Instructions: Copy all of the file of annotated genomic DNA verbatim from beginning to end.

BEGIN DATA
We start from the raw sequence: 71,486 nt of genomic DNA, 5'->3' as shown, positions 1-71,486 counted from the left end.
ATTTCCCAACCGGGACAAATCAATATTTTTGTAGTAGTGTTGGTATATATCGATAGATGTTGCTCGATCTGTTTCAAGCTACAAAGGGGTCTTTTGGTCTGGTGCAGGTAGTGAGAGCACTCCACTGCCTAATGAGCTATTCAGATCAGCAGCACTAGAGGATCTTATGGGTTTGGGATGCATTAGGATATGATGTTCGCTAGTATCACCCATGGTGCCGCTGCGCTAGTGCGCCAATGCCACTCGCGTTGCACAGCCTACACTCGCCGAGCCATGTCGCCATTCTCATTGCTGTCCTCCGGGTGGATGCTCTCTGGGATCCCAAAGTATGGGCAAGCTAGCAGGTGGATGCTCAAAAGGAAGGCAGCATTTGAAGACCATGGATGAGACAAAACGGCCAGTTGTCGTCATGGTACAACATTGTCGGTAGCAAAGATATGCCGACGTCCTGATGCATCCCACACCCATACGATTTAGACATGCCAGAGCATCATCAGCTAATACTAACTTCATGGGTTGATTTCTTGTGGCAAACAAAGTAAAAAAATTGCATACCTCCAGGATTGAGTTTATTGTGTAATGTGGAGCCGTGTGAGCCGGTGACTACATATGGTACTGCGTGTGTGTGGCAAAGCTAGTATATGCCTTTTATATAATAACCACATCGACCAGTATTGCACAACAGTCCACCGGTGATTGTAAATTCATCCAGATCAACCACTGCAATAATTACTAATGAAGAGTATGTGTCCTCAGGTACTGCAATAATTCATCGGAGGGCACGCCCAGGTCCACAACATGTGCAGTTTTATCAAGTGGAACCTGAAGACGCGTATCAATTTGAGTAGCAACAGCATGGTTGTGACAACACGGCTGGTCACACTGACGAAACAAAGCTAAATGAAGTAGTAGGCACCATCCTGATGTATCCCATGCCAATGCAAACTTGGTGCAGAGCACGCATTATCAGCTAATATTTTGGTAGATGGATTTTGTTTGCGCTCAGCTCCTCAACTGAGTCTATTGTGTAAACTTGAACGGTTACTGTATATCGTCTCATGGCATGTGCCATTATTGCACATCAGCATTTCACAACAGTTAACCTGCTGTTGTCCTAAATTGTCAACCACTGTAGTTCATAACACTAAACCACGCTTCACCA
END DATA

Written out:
We start from the raw sequence: 71,486 nt of genomic DNA, 5'->3' as shown, positions 1-71,486 counted from the left end.
ATTTCCCAACCGGGACAAATCAATATTTTTGTAGTAGTGTTGGTATATATCGATAGATGTTGCTCGATCTGTTTCAAGCTACAAAGGGGTCTTTTGGTCTGGTGCAGGTAGTGAGAGCACTCCACTGCCTAATGAGCTATTCAGATCAGCAGCACTAGAGGATCTTATGGGTTTGGGATGCATTAGGATATGATGTTCGCTAGTATCACCCATGGTGCCGCTGCGCTAGTGCGCCAATGCCACTCGCGTTGCACAGCCTACACTCGCCGAGCCATGTCGCCATTCTCATTGCTGTCCTCCGGGTGGATGCTCTCTGGGATCCCAAAGTATGGGCAAGCTAGCAGGTGGATGCTCAAAAGGAAGGCAGCATTTGAAGACCATGGATGAGACAAAACGGCCAGTTGTCGTCATGGTACAACATTGTCGGTAGCAAAGATATGCCGACGTCCTGATGCATCCCACACCCATACGATTTAGACATGCCAGAGCATCATCAGCTAATACTAACTTCATGGGTTGATTTCTTGTGGCAAACAAAGTAAAAAAATTGCATACCTCCAGGATTGAGTTTATTGTGTAATGTGGAGCCGTGTGAGCCGGTGACTACATATGGTACTGCGTGTGTGTGGCAAAGCTAGTATATGCCTTTTATATAATAACCACATCGACCAGTATTGCACAACAGTCCACCGGTGATTGTAAATTCATCCAGATCAACCACTGCAATAATTACTAATGAAGAGTATGTGTCCTCAGGTACTGCAATAATTCATCGGAGGGCACGCCCAGGTCCACAACATGTGCAGTTTTATCAAGTGGAACCTGAAGACGCGTATCAATTTGAGTAGCAACAGCATGGTTGTGACAACACGGCTGGTCACACTGACGAAACAAAGCTAAATGAAGTAGTAGGCACCATCCTGATGTATCCCATGCCAATGCAAACTTGGTGCAGAGCACGCATTATCAGCTAATATTTTGGTAGATGGATTTTGTTTGCGCTCAGCTCCTCAACTGAGTCTATTGTGTAAACTTGAACGGTTACTGTATATCGTCTCATGGCATGTGCCATTATTGCACATCAGCATTTCACAACAGTTAACCTGCTGTTGTCCTAAATTGTCAACCACTGTAGTTCATAACACTAAACCACGCTTCACCA